If You Delay Gratification, You Can Spoil Yourself More
I’m not a particularly frugal person. But I also don’t spend in bizarrely inefficient ways like most people do.
Most of the people I know finance new vehicles, live in the biggest house they can “afford”, and seem to be in a different city every weekend on a little mini-vacation.
It’d be one thing if most of these people were well off or at least doing really well financially… but most of these people are barely able to make it paycheck to paycheck and they’re still just burning through cash.
I didn’t buy a new vehicle until my net worth was over 7 figures. I lived in a tiny, tiny apartment for several years longer than I needed. For years, I spent most of my weekends on fun side-hustle projects – not quite a day job, but still financially productive.
This doesn’t mean I had any huge sacrifices. My life was still great. I just wasn’t putting my life savings into a pile and then burning it for a slightly more convenient lifestyle – unlike most people.
Right now, my life is a mixture of extremely comfortable and fairly modest:
- I live in a modest home in a small town in a working class neighborhood. But I’ve fixed it up quite a bit. I’ve added a large office, a smoking room, etc.
- I try to only go on trips that are day trips – as in, I can drive there and back in a day – or are covered by my credit card rewards points. Because I’ve hacked my credit card situation fairly well, this allows me to travel quite a bit now.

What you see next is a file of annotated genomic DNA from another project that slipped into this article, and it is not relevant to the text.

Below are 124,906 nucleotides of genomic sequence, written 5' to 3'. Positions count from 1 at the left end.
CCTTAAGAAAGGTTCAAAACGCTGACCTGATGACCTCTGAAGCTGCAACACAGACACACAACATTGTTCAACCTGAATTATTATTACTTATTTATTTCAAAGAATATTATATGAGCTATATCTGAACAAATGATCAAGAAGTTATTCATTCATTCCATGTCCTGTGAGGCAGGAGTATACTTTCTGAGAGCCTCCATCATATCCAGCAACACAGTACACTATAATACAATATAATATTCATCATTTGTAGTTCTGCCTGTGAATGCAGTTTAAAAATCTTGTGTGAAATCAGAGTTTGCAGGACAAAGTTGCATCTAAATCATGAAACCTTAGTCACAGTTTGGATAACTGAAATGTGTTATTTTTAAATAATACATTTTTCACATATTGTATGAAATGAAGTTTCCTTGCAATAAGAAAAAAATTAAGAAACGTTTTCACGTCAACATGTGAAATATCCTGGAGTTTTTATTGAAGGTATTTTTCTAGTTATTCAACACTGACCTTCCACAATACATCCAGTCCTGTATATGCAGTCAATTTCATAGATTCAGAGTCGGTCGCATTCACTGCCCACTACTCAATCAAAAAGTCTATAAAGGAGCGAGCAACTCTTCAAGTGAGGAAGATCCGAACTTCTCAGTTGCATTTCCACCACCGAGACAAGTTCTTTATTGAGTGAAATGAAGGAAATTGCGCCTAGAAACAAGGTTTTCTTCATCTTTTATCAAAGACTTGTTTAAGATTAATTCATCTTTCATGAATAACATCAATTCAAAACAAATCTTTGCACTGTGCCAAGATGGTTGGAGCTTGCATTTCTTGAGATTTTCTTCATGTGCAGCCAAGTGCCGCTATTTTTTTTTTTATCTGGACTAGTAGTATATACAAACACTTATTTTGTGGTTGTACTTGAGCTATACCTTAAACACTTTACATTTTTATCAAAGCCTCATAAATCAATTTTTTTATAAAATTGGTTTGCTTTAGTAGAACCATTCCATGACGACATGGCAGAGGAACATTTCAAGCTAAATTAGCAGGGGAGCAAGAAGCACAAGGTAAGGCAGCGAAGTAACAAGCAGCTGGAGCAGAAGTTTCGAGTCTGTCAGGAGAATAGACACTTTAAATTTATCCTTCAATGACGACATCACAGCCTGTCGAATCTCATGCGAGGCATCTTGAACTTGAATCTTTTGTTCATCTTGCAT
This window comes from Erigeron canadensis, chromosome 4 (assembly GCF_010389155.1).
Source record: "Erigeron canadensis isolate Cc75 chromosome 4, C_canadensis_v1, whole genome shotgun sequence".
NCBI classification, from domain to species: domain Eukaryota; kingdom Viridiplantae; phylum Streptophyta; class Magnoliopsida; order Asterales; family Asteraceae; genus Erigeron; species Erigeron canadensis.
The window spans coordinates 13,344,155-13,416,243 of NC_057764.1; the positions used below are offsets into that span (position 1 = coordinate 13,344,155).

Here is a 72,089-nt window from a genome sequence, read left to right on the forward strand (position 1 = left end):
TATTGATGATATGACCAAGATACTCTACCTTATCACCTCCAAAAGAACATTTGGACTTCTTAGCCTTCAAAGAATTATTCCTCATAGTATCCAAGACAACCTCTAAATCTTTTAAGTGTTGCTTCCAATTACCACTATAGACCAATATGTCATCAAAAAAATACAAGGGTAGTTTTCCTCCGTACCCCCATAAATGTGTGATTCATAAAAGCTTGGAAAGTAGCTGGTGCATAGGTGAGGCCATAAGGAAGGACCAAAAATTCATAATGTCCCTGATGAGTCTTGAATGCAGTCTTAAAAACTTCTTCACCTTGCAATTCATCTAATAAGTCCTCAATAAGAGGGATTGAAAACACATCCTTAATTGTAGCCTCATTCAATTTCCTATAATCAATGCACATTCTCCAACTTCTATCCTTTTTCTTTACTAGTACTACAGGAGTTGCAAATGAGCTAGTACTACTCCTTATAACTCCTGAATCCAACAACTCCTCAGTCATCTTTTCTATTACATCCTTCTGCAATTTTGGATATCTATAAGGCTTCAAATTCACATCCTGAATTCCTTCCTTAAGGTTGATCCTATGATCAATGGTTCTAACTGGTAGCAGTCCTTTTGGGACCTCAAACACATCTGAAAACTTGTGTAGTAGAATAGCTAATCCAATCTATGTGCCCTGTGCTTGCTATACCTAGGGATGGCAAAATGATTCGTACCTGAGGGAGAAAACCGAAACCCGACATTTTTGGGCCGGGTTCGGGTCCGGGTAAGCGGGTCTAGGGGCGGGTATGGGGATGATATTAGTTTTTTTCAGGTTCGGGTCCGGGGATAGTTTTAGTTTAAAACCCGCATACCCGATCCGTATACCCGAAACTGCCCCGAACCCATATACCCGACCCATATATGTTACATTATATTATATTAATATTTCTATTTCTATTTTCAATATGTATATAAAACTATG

- Because I live in a modest house, no mortgage payment.
- Because I delayed buying a new car until I could with cash, no car payment.
- Because I dropped out of college to work on my business, no student loan payments.
- Because I never finance anything with credit cards, no credit card interest payment.
The good decisions over the last 10 years that I’ve made now allow me to spend quite a bit of money on things that I actually care about that really do move the needle on my material lifestyle.
For example, I recently “got into” making cocktails. Spending $400-500 on different equipment, mixes, and drinks to experiment for a few months is no big deal at all. It’s a fairly cheap hobby. I only drink the “good stuff” when it comes to alcohol, and it’s still extremely affordable in the context of the other good decisions I’ve made.
I started traveling this year more than ever before. I rarely traveled until recently, but now that I can essentially travel for “free” because of the rewards points, I’ve used that to force myself to start taking substantial quarterly trips. My most recent trip as of writing this page was my 2 week stay in Northern Italy.
I added a smoking room to my house and I enjoy an occasional cigar and cocktail. I don’t smoke a lot, but when I do, I want it to count. I don’t worry about spending $20+ on a cigar if it’s an enjoyable one. Because I don’t have to worry about all kinds of other payments, I’m able to enjoy little luxuries like this while still saving more money than most people.
In the end, what I’m describing above will never become mainstream or popular. Very few people will ever have the self control to not immediately upgrade their home when they get a raise or buy a new weird-looking car the moment they can get approved for the credit.
But that’s ok for people like us. The world doesn’t have to make sense for us to enjoy the benefits of good decisions being made consistently over time.
Financial success is more likely for those who are patient.
I've been obsessed with financial strategy since I was in high school. I became a strategic generalist and used those principles to retire as a multi-millionaire - at the age of 25. This website is my passion project to help spread financial education.